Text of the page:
Two weeks ago, Governor Chris Christie signed the bill making sports betting legal in the State of New Jersey at casinos and racetracks. While a federal judge issued a temporary restraining order, which prevented wagering this past weekend, our government is obviously trying to reap the tax benefits, create jobs and save Atlantic City.
I think this is a losing bet.
While the idea of sitting in a sports bar on a football Sunday or during the first few days of the NCAA Tournament and having the ability to legally place a bet is appealing, it’s not unique. While online sports gambling is currently illegal, for many, it’s not only something gamblers are accustomed to. It’s convenient.
Online and mobile gambling hasn’t taken off in the way that many thought it would, and is, therefore, not the cash cow that the state expected from a tax standpoint. If online gaming didn’t change people’s gambling habits, what will compel someone to leave their long time bookie or favorite online site in favor of actually getting up off of the couch, traveling to the nearest racetrack or casino, and handing someone actual money to place a bet?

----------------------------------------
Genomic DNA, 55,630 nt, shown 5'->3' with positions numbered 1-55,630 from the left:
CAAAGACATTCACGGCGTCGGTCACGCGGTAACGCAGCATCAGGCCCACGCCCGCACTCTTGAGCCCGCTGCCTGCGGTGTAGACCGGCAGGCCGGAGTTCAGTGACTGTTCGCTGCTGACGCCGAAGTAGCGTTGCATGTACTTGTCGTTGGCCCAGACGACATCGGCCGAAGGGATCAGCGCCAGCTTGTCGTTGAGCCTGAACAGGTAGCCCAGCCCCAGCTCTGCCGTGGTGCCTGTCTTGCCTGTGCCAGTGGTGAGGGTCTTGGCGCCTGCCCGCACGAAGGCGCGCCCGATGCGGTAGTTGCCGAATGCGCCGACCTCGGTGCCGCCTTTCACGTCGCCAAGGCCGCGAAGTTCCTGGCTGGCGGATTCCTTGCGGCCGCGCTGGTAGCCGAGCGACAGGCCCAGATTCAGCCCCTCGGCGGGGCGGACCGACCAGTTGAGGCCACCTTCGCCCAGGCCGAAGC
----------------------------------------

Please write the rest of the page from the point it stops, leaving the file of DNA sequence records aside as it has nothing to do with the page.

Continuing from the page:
It’s not dissimilar to any other market disruption. It will have to either be a better experience or less expensive. Since I don’t see a way for it to be cheaper, the sports books will have to offer something that gamblers can’t get by sitting in their living rooms for this program to be successful.
Celebrity events, big games, creative gambling opportunities and a crowd mentality will help draw people to Atlantic City and other gambling venues. Personally, I look forward to spending the first day of the NCAA Tournament in Atlantic City in March. However, I did that last year.
There’s a reason that the sports books in Las Vegas are packed for the Super Bowl and other big events. Anyone that thinks that simply opening the doors in Atlantic City will have the same result isn’t paying attention.
Sports betting won’t be the lifeline to Atlantic City that some politicians predict. Figuring out how to disrupt people’s habits and changing an industry is the key to success. Isn’t it always?
I do think there are jobs that can be created and tax revenue for the state to collect. However, I think that it will look differently than the politicians predict. I think it will come from online wagering that looks similar to those illegal sites currently in place. After all, if they are exactly the same, why wouldn’t someone choose the legal route?
So, with reference to past entries on this blog about the desperate state of Atlantic City in terms of casino closures and lost revenue, I think if they’re looking at this new bill as the proverbial light at the end of the tunnel, they’ll be sorely mistaken once again.